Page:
By Sarah Ikhmayes, Al-Awda-NY
(Written while sitting in Customs waiting to cross)
In the first minute of reaching the Egyptian Rafah border, I witness Palestinians, Americans and Europeans all waiting. Waiting to cross, waiting to eat, waiting to see the atrocities that humans can commit against each other.
I can't get the image out of my head. A father stranded for more than two weeks, holding up his baby girl crying to us through the window so we can see the pain and the suffering that they have been enduring for the past few days.
There were probably hundreds waiting to get in. As soon as our bus reached the gate, they swarmed around us. Raising peace signs, taking pictures, crying and praising Allah.
Can you imagine what I'm telling you? imagine being within a couple of hundred feet away from your home and being denied the right to return. Imagine being stranded steps away from your homeland and having to return to a foreign country. I can never imagine myself in such a situation. As tears rained down our faces, we took pictures of our fellow comrades. The brave ones withstanding the hundred degree temperatures to return home. Our beloved brothers and sisters, a few feet's distance separating us and we can't offer them water. Water, the bare necessity of survival.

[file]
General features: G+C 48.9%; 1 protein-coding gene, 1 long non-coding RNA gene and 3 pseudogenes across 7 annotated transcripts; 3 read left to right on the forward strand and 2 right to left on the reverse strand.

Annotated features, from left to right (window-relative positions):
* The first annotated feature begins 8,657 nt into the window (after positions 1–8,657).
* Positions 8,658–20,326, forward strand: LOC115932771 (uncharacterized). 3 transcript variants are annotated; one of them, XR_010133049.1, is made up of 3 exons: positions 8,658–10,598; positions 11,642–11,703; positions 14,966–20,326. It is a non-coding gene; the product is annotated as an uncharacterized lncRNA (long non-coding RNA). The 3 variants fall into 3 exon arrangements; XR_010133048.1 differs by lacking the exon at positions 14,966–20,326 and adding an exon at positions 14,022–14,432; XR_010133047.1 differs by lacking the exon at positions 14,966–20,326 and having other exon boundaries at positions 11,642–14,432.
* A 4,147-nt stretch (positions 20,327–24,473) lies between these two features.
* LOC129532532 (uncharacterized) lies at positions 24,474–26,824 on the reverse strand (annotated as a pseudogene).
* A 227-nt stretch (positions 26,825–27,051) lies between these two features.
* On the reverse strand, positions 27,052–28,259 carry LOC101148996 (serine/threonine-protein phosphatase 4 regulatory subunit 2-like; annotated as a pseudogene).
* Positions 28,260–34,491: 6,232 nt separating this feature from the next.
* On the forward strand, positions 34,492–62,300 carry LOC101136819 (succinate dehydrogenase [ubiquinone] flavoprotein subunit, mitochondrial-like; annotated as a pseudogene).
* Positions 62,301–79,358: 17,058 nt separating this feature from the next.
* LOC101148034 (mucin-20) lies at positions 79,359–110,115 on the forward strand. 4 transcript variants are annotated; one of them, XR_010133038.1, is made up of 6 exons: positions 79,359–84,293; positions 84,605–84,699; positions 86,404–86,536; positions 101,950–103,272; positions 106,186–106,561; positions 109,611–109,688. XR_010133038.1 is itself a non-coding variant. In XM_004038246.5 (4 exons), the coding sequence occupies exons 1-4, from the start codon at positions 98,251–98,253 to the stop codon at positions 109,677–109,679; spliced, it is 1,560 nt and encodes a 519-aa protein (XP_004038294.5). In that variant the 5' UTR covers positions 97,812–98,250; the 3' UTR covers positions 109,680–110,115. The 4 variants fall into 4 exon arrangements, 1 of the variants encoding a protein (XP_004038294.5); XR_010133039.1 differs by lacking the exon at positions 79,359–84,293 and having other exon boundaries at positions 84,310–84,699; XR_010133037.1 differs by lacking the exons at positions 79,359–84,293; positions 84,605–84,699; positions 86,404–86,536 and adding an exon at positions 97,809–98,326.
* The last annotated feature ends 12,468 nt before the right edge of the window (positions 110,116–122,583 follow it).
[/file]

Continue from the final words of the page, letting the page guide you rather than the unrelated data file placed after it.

Humans deprived of every possible right out here. Our people dying before our eyes and all we can do is offer them a smile. A smile that symbolizes our forever solidarity with them. A smile that symbolizes patience and hope. Patience for them to wait as long as necessary to get back home. And hope for a better tomorrow and a sooner return home.
God bless our brothers and sisters that endure such suffering on a minute to minute basis. We have not entered Gaza yet. We have only merely passed the border and I feel as if my heart has left me to be in their arms. Gaza, Palestine, gates will never keep us from our given right to return home. It just takes patience and hope. And this is what this border has given me.